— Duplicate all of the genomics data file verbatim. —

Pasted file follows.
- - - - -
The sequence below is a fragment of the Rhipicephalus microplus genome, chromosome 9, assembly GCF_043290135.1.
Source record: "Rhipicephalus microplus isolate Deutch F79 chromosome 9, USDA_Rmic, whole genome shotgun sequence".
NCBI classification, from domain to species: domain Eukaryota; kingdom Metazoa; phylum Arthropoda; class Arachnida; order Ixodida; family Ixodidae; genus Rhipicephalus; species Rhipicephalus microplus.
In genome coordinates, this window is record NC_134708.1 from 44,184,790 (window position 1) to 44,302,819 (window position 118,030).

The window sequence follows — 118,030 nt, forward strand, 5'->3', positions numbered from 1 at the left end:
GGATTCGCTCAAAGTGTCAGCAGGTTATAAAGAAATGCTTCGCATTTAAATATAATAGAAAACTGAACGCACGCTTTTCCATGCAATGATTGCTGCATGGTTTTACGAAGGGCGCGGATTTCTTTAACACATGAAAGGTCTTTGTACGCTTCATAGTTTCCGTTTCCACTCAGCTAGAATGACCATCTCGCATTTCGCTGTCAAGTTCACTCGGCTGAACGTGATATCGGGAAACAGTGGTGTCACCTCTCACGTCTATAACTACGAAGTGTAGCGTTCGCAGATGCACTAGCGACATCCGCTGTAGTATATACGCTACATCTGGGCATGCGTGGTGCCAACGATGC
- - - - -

The sequence below is a fragment of the Rhipicephalus microplus genome, chromosome 9, assembly GCF_043290135.1.
Source record: "Rhipicephalus microplus isolate Deutch F79 chromosome 9, USDA_Rmic, whole genome shotgun sequence".
NCBI classification, from domain to species: domain Eukaryota; kingdom Metazoa; phylum Arthropoda; class Arachnida; order Ixodida; family Ixodidae; genus Rhipicephalus; species Rhipicephalus microplus.
In genome coordinates, this window is record NC_134708.1 from 44,184,790 (window position 1) to 44,302,819 (window position 118,030).

The window sequence follows — 118,030 nt, forward strand, 5'->3', positions numbered from 1 at the left end:
GGATTCGCTCAAAGTGTCAGCAGGTTATAAAGAAATGCTTCGCATTTAAATATAATAGAAAACTGAACGCACGCTTTTCCATGCAATGATTGCTGCATGGTTTTACGAAGGGCGCGGATTTCTTTAACACATGAAAGGTCTTTGTACGCTTCATAGTTTCCGTTTCCACTCAGCTAGAATGACCATCTCGCATTTCGCTGTCAAGTTCACTCGGCTGAACGTGATATCGGGAAACAGTGGTGTCACCTCTCACGTCTATAACTACGAAGTGTAGCGTTCGCAGATGCACTAGCGACATCCGCTGTAGTATATACGCTACATCTGGGCATGCGTGGTGCCAACGATGC